Endgame is Marvel’s love letter to its biggest fans

 Marvel
The Avengers in Avengers: Endgame

Like the Marvel movies that came before it, Endgame still has a buoyancy about it, with humor flanking the seriousness. In the context of loss though, comedy becomes an escape — laughs buffer pain, and allow us to approach it more closely. That’s still plenty alive here, with funny scenes centered on about the roundness of Captain America’s peach-shaped bottom, the physical silliness of Mark Ruffalo’s oversized Hulk, and Thor’s lunkiness adding needed levity.

Marvel has turned the afterthought joke — the moment when a major character of status, usually a powerful superhero or villain, delivers something so self-serious only to be undercut by silence or a sardonic riff — into art. Endgame’s abundance of these led me to temporarily believe, that we just might see one of the things I wanted most in this movie: for Ant-Man to defeat Thanos by crawling up his anus and then expanding to the size of Big Ben. If you wanted this as much as I did, you may be slightly disappointed.

I say “slightly” only because Endgame’s climactic battle sequence is easily the most colossal and spirit-soaring superhero brawl ever created. It’s made of that Marvel miracle stuff that hits you with chills and throws your heart into your throat.

Think Captain America’s shield, charged by Thor’s godly lightning, screaming through space, combined with Captain Marvel’s photon punches and Iron Man’s scorching lasers backing her up. Add to that the genius way Marvel has trained its fans to recognize the familiar and specific sizzle that glowing orange magic makes or the drums of Wakanda, and this sequence becomes an example of action at its most perfect. Endgame translates the beauty of photon blasts and kinetic wonder of magic into a fight sequence effortlessly, unlike some of the previous Marvel movies.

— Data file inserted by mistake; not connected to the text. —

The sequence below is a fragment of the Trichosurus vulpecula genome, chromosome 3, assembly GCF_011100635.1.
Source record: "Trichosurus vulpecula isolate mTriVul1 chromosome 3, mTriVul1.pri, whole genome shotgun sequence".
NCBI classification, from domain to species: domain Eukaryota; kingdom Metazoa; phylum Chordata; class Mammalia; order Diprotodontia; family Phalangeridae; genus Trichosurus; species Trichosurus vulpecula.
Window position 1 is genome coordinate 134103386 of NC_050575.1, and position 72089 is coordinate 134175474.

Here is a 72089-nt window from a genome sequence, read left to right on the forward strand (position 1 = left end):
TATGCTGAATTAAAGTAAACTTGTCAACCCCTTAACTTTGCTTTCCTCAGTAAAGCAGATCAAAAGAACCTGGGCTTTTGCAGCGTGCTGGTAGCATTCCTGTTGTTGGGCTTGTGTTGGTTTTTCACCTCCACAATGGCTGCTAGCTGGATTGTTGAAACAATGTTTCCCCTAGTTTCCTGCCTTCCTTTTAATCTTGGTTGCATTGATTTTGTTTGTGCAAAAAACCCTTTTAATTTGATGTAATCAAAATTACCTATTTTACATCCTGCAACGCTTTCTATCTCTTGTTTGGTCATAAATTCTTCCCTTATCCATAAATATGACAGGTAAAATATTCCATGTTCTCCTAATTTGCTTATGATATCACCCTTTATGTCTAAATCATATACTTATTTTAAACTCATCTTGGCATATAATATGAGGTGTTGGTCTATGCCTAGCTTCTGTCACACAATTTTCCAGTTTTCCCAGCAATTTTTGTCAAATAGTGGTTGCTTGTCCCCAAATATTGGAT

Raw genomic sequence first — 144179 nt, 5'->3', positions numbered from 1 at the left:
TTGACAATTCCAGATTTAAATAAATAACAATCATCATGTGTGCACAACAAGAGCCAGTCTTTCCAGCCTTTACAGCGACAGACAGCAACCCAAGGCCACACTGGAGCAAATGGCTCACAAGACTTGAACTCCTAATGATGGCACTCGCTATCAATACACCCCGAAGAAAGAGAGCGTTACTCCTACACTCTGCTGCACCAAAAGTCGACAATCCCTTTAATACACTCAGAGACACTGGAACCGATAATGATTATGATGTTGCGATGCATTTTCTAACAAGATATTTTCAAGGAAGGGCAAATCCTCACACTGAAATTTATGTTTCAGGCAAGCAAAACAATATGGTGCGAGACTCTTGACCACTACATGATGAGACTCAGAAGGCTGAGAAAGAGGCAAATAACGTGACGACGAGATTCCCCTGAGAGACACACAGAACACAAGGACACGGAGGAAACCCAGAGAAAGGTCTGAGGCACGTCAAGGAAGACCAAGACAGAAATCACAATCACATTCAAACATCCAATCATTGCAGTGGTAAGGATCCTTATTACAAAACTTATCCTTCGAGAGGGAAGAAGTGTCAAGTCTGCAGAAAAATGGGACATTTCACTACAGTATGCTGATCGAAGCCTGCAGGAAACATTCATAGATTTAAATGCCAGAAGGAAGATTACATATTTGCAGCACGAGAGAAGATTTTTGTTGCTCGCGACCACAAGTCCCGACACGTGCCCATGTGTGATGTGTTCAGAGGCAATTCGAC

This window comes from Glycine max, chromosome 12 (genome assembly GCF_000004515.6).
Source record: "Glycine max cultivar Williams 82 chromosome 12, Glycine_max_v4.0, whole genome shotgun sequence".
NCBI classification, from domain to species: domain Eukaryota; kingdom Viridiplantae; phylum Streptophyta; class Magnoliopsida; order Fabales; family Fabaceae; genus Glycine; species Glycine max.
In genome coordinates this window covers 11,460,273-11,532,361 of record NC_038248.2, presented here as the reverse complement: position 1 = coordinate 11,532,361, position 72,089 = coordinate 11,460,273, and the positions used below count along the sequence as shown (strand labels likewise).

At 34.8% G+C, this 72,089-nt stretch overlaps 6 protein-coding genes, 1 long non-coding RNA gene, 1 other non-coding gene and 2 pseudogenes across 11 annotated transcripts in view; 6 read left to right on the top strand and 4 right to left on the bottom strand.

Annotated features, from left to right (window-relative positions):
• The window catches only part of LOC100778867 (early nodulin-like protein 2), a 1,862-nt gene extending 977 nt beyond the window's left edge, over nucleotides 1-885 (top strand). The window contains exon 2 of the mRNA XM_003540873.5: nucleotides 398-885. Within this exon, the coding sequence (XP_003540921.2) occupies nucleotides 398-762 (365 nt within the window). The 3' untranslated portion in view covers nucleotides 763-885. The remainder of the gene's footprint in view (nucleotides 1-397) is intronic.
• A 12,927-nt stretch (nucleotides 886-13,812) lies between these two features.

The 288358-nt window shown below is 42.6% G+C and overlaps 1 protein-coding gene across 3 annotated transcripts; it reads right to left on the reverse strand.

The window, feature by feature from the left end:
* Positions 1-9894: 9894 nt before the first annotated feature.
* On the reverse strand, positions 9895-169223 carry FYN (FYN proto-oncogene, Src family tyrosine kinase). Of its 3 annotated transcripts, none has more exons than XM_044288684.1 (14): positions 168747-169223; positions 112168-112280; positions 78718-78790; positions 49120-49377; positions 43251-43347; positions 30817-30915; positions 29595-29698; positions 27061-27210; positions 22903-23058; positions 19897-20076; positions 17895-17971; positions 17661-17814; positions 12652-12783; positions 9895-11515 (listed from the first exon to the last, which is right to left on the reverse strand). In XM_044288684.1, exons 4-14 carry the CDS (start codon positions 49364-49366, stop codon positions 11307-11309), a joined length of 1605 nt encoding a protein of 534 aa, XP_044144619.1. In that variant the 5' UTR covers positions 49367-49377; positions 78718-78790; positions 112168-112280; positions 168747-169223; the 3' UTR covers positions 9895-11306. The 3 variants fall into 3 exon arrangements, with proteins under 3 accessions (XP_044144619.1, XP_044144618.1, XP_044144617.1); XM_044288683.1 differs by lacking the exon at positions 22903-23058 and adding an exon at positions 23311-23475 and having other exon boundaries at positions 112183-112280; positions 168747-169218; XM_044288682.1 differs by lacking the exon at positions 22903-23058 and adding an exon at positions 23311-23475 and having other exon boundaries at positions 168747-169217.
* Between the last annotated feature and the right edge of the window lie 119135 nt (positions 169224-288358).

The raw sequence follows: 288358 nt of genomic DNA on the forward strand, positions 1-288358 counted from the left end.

Most of Endgame functions as an homage to fans who have memorized every pixel of those 21 preceding Marvel movies while serving as a condensed crash course to newbies and casual fans.

There are a few scratchy moments that hold Endgame back from being a perfect capper to this superhero saga. Setting Hawkeye on a killing spree that only involves nonwhite criminals — and is hardly remarked upon — is not a particularly great look, and there’s perhaps a visit to a planet or two that feels longer than it needs to be. After all, it is a three-hour movie.

Yet Endgame is still a fitting, winsome celebration of all things Marvel. It’s true to its name as a stunning final chapter in a narrative that Marvel has built over 11 years. After Endgame, Marvel could stop, and its fans would be satisfied with the complete series. But we know that’s not happening anytime soon, and if Endgame is any indication, we’re still in for at least a few more miracles yet.

Avengers: Endgame will officially be released in theaters on April 26, 2019 (screenings begin on April 25).

Author: Alex Abad-Santos